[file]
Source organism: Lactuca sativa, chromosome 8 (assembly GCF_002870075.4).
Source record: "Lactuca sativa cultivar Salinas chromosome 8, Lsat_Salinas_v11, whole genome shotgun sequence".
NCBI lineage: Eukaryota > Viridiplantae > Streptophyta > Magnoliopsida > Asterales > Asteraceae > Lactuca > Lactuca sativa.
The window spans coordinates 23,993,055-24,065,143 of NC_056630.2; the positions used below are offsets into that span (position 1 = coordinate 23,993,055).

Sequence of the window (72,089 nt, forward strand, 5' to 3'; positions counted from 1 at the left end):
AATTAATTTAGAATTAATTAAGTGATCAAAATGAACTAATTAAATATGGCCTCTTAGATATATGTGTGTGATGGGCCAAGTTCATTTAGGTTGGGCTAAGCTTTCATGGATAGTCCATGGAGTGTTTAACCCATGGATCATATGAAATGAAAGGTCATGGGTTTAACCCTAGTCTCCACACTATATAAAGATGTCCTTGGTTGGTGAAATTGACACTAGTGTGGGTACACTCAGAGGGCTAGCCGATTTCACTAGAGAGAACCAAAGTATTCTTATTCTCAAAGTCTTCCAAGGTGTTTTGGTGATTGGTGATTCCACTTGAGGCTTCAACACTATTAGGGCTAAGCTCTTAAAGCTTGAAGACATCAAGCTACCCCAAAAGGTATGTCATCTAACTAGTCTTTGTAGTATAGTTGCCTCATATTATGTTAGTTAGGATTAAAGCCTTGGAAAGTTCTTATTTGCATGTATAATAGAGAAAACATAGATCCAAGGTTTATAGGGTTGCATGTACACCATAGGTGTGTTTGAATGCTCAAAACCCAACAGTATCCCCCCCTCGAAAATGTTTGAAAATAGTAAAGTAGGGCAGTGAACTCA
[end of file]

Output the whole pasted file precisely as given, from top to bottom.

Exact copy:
Source organism: Lactuca sativa, chromosome 8 (assembly GCF_002870075.4).
Source record: "Lactuca sativa cultivar Salinas chromosome 8, Lsat_Salinas_v11, whole genome shotgun sequence".
NCBI lineage: Eukaryota > Viridiplantae > Streptophyta > Magnoliopsida > Asterales > Asteraceae > Lactuca > Lactuca sativa.
The window spans coordinates 23,993,055-24,065,143 of NC_056630.2; the positions used below are offsets into that span (position 1 = coordinate 23,993,055).

Sequence of the window (72,089 nt, forward strand, 5' to 3'; positions counted from 1 at the left end):
AATTAATTTAGAATTAATTAAGTGATCAAAATGAACTAATTAAATATGGCCTCTTAGATATATGTGTGTGATGGGCCAAGTTCATTTAGGTTGGGCTAAGCTTTCATGGATAGTCCATGGAGTGTTTAACCCATGGATCATATGAAATGAAAGGTCATGGGTTTAACCCTAGTCTCCACACTATATAAAGATGTCCTTGGTTGGTGAAATTGACACTAGTGTGGGTACACTCAGAGGGCTAGCCGATTTCACTAGAGAGAACCAAAGTATTCTTATTCTCAAAGTCTTCCAAGGTGTTTTGGTGATTGGTGATTCCACTTGAGGCTTCAACACTATTAGGGCTAAGCTCTTAAAGCTTGAAGACATCAAGCTACCCCAAAAGGTATGTCATCTAACTAGTCTTTGTAGTATAGTTGCCTCATATTATGTTAGTTAGGATTAAAGCCTTGGAAAGTTCTTATTTGCATGTATAATAGAGAAAACATAGATCCAAGGTTTATAGGGTTGCATGTACACCATAGGTGTGTTTGAATGCTCAAAACCCAACAGTATCCCCCCCTCGAAAATGTTTGAAAATAGTAAAGTAGGGCAGTGAACTCA